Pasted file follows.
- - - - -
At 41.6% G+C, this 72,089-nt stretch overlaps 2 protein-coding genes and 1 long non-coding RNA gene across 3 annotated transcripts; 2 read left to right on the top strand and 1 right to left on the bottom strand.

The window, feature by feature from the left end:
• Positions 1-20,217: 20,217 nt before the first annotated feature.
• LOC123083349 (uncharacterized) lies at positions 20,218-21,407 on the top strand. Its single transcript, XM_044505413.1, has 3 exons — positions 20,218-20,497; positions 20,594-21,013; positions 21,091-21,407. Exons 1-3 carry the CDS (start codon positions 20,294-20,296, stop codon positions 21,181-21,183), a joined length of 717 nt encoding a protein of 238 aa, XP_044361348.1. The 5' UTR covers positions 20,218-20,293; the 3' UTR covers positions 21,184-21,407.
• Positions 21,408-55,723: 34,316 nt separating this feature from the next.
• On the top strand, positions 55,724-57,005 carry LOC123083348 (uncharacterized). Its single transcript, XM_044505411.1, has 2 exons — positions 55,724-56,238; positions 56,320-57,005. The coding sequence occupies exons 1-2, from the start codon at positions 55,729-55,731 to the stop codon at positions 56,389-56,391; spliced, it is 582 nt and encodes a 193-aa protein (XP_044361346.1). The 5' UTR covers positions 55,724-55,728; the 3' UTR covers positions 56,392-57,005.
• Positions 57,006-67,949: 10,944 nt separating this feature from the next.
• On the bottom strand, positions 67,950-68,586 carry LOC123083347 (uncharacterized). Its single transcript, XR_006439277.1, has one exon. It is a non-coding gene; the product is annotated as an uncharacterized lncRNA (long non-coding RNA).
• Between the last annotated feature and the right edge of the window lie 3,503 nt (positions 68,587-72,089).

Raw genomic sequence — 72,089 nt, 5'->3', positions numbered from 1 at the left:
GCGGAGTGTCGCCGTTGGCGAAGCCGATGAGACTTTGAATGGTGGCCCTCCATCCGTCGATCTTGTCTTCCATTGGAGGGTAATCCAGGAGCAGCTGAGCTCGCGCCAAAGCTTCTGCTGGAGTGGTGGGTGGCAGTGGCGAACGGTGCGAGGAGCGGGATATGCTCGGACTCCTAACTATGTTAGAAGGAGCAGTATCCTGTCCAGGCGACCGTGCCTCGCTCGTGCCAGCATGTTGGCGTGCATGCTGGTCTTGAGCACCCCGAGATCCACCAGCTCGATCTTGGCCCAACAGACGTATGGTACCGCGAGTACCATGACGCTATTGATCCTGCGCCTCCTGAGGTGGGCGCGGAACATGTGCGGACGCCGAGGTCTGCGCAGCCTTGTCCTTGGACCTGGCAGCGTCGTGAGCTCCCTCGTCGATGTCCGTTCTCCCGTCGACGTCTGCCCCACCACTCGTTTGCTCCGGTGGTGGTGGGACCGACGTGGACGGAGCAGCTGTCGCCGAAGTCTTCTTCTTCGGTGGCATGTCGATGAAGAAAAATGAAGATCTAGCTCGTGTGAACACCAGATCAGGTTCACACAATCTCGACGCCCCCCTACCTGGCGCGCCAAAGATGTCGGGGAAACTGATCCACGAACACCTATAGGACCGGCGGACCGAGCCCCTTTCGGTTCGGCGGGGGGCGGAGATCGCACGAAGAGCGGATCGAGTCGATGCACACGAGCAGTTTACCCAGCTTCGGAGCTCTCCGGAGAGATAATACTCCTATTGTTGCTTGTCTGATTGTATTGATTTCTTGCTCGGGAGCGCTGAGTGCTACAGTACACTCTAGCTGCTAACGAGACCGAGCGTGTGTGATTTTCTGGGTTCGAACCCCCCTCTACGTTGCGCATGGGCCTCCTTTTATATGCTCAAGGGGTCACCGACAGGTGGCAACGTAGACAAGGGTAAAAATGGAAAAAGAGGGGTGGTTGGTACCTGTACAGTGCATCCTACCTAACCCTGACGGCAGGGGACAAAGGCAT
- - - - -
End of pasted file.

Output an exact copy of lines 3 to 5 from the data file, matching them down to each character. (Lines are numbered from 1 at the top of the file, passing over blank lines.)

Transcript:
• Positions 1-20,217: 20,217 nt before the first annotated feature.
• LOC123083349 (uncharacterized) lies at positions 20,218-21,407 on the top strand. Its single transcript, XM_044505413.1, has 3 exons — positions 20,218-20,497; positions 20,594-21,013; positions 21,091-21,407. Exons 1-3 carry the CDS (start codon positions 20,294-20,296, stop codon positions 21,181-21,183), a joined length of 717 nt encoding a protein of 238 aa, XP_044361348.1. The 5' UTR covers positions 20,218-20,293; the 3' UTR covers positions 21,184-21,407.
• Positions 21,408-55,723: 34,316 nt separating this feature from the next.